We're banning factory farms in Berkeley. LEARN MORE.
We write to you from a wide array of backgrounds and movements with a united concern about the devastating impacts of factory farms and slaughterhouses in our state.
Animal agriculture is responsible for 38% of methane emissions in the United States. The mega-dairies of California keep thousands of cows in close confinement, which creates vast amounts of greenhouse gas emissions and terrible air quality in surrounding areas.
The widespread application of chemical fertilizers and dairy cow manure have also contributed to an ongoing water crisis. Over one million Californians, mostly in farmworker communities in California’s Central Valley, lack access to clean water. Communities and environmental groups have filed numerous lawsuits against the EPA and factory farm dairies in the region.
Chickens collapsed and starving to death, emaciated baby cows languishing in their own diarrhea, and pigs regaining consciousness after stunning and waking up while bleeding out on the slaughter line, a violation of the USDA’s regulations for humane handling and of California penal code 597, which makes it a crime to subject any animal to needless suffering.
COVID-19 is only one example in a long history of human-animal interactions leading to pandemic disease. H5N1 has a 60% mortality rate for humans. In July 2020, the CDC reported on H1N1 swine influenza viruses that have “the essential hallmarks of being highly adapted to infect humans.” A 2020 investigation of Yosemite Foods, a meatpacking plant in Stockton, CA, found reports of pneumonia and peritonitis.
UFCW Local 770 called for the immediate closure of the Smithfield-owned Farmer John meatpacking plant in Vernon, CA, saying there was no evidence that measures taken to control the coronavirus were working.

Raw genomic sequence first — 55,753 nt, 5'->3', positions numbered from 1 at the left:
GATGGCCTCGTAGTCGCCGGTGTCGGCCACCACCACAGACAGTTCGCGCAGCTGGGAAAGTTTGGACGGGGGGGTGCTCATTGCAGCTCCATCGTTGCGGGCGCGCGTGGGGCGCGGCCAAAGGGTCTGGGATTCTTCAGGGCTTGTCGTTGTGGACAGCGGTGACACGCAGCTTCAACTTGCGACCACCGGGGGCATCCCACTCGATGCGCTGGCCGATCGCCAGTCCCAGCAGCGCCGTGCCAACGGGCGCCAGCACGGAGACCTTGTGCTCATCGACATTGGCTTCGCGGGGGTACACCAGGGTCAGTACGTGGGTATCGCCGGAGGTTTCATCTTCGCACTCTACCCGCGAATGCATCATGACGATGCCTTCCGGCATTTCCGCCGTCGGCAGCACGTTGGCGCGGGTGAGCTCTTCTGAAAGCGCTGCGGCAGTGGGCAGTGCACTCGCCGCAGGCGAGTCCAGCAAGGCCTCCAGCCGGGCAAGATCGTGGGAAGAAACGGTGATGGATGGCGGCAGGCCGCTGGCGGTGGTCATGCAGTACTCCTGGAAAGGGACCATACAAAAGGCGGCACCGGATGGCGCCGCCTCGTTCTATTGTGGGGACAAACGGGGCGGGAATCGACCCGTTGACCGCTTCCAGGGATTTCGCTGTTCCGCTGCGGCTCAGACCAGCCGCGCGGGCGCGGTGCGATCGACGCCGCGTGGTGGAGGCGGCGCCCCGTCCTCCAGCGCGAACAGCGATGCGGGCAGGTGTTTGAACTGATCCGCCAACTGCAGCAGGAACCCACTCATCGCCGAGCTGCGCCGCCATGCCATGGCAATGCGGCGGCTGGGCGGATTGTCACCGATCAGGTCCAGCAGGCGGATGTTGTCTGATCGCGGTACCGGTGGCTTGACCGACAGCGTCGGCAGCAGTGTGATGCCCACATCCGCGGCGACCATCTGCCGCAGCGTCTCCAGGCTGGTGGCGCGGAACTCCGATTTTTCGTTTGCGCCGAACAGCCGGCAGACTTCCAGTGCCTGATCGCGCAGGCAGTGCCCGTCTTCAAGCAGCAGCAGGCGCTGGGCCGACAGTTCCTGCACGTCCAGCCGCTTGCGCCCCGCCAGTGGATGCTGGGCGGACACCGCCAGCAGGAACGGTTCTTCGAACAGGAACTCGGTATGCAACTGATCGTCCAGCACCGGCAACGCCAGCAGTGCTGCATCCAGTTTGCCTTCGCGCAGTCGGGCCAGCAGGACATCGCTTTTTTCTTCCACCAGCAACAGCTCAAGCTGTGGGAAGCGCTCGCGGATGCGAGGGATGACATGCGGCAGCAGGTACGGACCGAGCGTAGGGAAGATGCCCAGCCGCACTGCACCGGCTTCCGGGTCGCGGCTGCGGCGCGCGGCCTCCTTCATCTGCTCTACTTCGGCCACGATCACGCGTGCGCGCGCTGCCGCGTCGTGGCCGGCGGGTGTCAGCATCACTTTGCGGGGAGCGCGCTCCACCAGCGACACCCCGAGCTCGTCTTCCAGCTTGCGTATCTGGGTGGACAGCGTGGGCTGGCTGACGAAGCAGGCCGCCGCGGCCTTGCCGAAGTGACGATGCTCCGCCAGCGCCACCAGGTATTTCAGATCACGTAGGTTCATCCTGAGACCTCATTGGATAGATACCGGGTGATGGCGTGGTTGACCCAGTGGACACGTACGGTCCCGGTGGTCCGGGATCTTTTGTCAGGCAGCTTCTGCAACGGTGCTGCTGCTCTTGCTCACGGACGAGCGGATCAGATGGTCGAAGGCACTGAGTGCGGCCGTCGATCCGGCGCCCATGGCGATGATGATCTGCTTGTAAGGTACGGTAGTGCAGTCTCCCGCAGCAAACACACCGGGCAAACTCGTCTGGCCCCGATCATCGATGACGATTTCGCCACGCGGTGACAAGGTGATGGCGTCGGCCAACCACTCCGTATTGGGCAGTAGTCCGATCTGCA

The state has directly funded the expansion of Big Ag, including contributing two million dollars to the construction of Yosemite Foods slaughterhouse in Stockton where DxE documented criminal animal cruelty. Now, it's time for a change.
High-profile presidential candidates (Sanders, Warren, Castro, Gabbard) have supported a ban on new factory farms even in rural states like Iowa. Federal agencies have failed to hold factory farms accountable, but California can catalyze the change we need and set a precedent for other states – and the world – to follow.
We are calling on California legislators to pass a moratorium on the expansion or construction of new factory farms and slaughterhouses in the state, as a first step to phasing out these destructive facilities entirely.
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In response to the No More Factory Farms coalition campaign, in February 2022, California Assemblymember Adrin Nazarian introduced Assembly Bill 2764 to enact a moratorium on the construction and expansion of commercial animal feeding operations and slaughterhouses in California, along with joint author Assemblymember Alex Lee. However, the bill ultimately died without a hearing following opposition from the Assembly Agriculture Committee, which would have voted on the bill.
In the short-lived campaign around AB 2764, thousands of Californians took action to support the bill, including around 1,000 constituents of the agriculture committee members who mailed postcards to their representatives urging a yes vote. Over 130 activists gathered at the State Capitol to rally for AB 2764 in March 2022.
Over 160 organizations submitted official letters of support for AB 2764. Celebrities like Anjelica Huston and Alicia Silverstone supported the bill, too, and a series of powerful op-eds were published in California’s largest newspapers!
Although AB 2764 never reached a vote, it still pushed the No More Factory Farms campaign into the spotlight. State legislators discussed the bill on social media and in the press. California showed its support. The momentum is building to transform our food system away from cruelty, disease, and climate chaos. Let’s keep working to create a future that protects animals, workers, public health, and the planet we all share.